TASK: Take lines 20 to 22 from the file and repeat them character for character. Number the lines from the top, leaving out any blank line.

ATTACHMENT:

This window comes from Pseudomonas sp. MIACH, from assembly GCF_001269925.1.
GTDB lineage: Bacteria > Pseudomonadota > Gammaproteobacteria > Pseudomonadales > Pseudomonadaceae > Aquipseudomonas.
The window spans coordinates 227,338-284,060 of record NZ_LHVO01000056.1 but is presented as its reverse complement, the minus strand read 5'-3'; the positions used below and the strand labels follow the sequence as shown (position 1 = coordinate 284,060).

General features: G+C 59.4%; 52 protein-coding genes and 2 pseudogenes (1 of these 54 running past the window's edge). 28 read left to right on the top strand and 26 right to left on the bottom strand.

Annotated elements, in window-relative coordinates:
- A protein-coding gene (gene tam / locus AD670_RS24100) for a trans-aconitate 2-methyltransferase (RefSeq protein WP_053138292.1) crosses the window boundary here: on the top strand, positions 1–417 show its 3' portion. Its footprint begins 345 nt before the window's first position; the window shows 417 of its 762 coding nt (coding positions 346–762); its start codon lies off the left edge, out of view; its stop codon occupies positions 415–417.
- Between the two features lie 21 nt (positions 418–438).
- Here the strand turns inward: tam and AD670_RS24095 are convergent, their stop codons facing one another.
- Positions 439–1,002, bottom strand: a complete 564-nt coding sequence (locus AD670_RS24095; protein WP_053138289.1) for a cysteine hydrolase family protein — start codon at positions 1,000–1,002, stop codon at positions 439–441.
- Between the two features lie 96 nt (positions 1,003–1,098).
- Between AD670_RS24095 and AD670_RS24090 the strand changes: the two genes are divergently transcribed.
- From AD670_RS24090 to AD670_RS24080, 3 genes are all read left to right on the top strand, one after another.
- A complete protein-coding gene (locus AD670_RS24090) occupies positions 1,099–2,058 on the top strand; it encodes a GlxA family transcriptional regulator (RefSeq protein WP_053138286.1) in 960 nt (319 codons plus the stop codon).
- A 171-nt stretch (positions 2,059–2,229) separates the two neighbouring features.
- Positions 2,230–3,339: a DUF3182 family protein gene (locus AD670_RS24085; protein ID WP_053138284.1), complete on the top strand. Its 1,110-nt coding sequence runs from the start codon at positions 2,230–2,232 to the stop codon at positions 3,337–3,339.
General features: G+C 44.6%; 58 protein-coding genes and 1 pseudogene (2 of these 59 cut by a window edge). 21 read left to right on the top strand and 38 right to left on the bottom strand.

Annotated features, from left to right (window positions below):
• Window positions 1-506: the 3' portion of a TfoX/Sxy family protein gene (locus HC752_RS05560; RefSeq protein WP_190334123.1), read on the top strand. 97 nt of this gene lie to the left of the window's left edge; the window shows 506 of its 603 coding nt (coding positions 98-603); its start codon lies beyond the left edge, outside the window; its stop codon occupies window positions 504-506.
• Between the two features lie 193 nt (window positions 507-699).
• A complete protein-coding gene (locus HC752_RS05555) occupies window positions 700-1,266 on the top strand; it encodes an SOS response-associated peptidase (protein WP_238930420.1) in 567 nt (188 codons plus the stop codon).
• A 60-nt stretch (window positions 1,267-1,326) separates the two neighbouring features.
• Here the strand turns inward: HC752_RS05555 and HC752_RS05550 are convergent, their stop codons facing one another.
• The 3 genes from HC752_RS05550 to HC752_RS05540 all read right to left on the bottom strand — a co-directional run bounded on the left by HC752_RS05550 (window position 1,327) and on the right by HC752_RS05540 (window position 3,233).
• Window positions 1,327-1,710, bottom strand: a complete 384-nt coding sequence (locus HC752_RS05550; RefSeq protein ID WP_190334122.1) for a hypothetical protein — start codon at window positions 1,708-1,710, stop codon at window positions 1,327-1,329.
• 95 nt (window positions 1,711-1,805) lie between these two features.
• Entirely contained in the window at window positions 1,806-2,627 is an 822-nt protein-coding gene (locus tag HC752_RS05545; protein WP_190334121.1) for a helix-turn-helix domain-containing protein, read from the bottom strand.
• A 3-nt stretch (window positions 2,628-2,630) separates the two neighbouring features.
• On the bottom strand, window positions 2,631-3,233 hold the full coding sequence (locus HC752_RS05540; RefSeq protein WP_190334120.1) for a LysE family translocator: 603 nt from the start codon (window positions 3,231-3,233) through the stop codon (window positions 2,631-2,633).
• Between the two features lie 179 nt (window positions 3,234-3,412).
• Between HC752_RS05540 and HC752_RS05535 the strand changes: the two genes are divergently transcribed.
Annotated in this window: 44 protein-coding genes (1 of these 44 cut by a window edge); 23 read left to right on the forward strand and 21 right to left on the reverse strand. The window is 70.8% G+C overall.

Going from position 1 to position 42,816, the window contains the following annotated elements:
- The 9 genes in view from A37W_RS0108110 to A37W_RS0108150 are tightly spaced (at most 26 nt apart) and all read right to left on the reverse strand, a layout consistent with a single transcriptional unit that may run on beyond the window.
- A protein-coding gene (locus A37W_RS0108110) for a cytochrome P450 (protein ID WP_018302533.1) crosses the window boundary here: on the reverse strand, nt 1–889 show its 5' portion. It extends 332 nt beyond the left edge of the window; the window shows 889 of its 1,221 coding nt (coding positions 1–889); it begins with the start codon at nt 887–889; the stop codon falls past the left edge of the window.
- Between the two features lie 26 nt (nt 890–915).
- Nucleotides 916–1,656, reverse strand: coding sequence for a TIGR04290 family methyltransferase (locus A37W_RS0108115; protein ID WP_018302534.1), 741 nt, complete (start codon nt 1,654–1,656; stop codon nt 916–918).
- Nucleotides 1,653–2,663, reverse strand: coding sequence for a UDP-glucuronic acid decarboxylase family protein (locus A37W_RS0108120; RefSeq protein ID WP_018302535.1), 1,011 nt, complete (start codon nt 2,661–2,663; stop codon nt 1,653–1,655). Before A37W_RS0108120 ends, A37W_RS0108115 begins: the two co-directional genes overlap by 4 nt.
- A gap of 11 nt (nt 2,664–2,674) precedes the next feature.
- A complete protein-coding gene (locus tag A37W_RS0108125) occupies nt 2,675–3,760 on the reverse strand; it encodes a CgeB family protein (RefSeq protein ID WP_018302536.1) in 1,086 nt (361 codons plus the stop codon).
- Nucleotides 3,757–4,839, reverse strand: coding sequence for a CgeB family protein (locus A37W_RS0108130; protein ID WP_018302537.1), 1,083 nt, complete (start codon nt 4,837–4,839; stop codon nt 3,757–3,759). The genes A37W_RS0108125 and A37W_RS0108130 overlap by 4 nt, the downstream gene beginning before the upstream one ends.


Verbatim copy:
• A complete protein-coding gene (locus HC752_RS05555) occupies window positions 700-1,266 on the top strand; it encodes an SOS response-associated peptidase (protein WP_238930420.1) in 567 nt (188 codons plus the stop codon).
• A 60-nt stretch (window positions 1,267-1,326) separates the two neighbouring features.
• Here the strand turns inward: HC752_RS05555 and HC752_RS05550 are convergent, their stop codons facing one another.